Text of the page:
Sian told me what some of the adult nurses she spoke to about their experiences with individuals with learning disabilities had told her. Those on her ward said of course they try their hardest to provide good quality care but fully admitted they are not specialised or equipped with the skills to enable them to give effective care for these individuals. They told Sian that as a result they rely a lot on parents and carers.

Although I appreciate the honesty of these nurses, it does set alarm bells ringing for me. Why are our nurses not equipped to care for certain people? Individuals with learning disabilities access hospitals and it is not acceptable simply to say you are not equipped to provide them with effective care.

“So why, if nurses recognise they do not have the skills to care for individuals with learning disabilities, aren’t they learning to do so?”

The NMC recommends a continuation of professional development after graduation, so why, if nurses recognise they do not have the skills to care for individuals with learning disabilities, aren’t they learning to do so?

I must add, of course, that the experiences of my colleagues and me are not a reflection on every adult nurse. I appreciate that adult nursing is both a physically and emotionally demanding profession, and its nurses are clinically highly skilled.

And I do find myself questioning whether some attitudes towards learning disabilities nursing would be different if a nurse exchange was a requirement of all nursing programmes.

So would you welcome the experience of a different branch of nursing? Do you think it may help you build a broader skillset? Or perhaps equip you with the knowledge to care for everyone regardless of their needs?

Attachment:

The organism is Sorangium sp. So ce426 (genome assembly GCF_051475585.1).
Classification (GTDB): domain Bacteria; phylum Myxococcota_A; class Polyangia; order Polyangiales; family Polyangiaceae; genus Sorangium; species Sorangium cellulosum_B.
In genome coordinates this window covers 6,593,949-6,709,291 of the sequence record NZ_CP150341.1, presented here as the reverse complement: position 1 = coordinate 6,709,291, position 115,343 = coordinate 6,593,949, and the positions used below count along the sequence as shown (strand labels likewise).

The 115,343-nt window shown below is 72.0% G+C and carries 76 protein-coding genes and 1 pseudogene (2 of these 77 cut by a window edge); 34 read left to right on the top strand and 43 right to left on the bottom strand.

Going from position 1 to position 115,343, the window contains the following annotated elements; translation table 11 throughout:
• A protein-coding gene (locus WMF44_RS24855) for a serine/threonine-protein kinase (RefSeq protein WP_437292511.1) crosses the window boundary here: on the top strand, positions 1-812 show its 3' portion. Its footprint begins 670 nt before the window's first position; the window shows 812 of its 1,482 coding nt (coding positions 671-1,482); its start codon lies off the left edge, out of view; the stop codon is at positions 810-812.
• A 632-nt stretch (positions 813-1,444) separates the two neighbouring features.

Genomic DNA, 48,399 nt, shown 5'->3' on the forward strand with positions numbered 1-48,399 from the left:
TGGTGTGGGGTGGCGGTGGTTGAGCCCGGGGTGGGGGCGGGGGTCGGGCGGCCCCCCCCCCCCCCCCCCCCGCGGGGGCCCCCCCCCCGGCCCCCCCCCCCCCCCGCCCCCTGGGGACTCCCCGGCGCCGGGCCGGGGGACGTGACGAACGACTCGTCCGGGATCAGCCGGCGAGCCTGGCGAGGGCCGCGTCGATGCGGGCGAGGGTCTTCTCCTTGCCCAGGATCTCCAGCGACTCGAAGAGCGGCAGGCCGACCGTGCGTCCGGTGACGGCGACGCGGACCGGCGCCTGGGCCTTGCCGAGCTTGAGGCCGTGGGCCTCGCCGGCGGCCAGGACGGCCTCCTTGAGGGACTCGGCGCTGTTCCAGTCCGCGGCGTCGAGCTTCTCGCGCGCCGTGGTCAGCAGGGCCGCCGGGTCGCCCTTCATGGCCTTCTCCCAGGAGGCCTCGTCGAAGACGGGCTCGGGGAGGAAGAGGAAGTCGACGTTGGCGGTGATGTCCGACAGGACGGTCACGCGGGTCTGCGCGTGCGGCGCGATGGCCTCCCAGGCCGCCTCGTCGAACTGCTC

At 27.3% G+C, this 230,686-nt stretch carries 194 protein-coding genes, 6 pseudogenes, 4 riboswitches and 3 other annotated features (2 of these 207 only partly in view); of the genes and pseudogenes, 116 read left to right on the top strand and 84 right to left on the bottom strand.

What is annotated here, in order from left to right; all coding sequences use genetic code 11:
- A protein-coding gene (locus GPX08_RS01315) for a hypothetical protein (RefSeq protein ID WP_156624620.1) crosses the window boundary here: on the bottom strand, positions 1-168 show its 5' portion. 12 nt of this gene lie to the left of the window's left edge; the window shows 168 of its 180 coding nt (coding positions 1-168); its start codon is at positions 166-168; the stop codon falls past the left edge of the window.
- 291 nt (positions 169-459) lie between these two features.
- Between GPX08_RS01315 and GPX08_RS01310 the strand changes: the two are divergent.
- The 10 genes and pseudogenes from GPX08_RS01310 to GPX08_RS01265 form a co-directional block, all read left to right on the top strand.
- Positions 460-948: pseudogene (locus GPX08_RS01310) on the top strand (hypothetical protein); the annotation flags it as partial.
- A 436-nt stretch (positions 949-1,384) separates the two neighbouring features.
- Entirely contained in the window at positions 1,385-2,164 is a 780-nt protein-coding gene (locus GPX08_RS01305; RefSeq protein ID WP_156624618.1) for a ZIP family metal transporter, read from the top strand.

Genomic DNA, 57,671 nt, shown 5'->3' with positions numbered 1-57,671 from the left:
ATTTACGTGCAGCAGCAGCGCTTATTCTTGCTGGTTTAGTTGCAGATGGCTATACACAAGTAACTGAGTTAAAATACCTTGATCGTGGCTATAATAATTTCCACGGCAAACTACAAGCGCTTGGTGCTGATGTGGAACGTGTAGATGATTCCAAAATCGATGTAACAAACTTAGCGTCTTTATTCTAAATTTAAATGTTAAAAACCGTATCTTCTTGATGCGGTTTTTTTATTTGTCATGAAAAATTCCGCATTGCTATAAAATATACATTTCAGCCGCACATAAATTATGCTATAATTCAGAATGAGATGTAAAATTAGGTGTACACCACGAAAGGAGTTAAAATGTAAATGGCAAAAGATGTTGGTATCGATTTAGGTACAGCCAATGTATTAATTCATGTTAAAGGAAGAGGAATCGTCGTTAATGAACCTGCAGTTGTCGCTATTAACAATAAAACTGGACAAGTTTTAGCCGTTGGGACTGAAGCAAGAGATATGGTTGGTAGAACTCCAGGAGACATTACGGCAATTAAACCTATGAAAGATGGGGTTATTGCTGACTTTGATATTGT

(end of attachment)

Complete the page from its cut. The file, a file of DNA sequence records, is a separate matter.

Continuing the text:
Rebecca Wallett is Student Nursing Times’ student editor for learning disabilities branch.

  • 2 Comments

Readers' comments (2)

  • I think placement swaps are a fantastic idea. in my experience, this has been attempted in a few universities, but not properly.

    The adult branch students in my university were sent for 3 weeks to a local college, to spend time with people with learning disabilities. These people were high functioning,friendly,healthy people that are furthering their education at college. This is not an average client for a learning disability nurse, and although it might be great for 'exposure' to this client group, does not promote learning disability nursing as a profession.

    This year,the adult 'swap' placement was scheduled to start on 12th July(for 3 weeks), when the college broke up for summer on 14th July . So they were told not to attend,with a booklet about health inequalities given instead.

    I, for one can see why were are not seen as 'nurses'. We are taught so much about other professionals in the MDT , but not about other branches of nursing?

    I am for a foundation year of nurse training, but this should be over all branches, not 'adult' orientated.

    adult
    child
    learning disability
    mental health
    elderly care
    maternity
    community

    look beyond the 'traditional' branches of nursing , as they are currently in a period of change :)

    Unsuitable or offensive? Report this comment

  • rebecca wallett

    Thank you for your feedback, I'm glad to hear that other universities are doing it too! I can only hope that more universities will choose to implement nurse swap into their programmes!

    Unsuitable or offensive? Report this comment

Have your say

You must sign in to make a comment

Please remember that the submission of any material is governed by our Terms and Conditions and by submitting material you confirm your agreement to these Terms and Conditions. Links may be included in your comments but HTML is not permitted.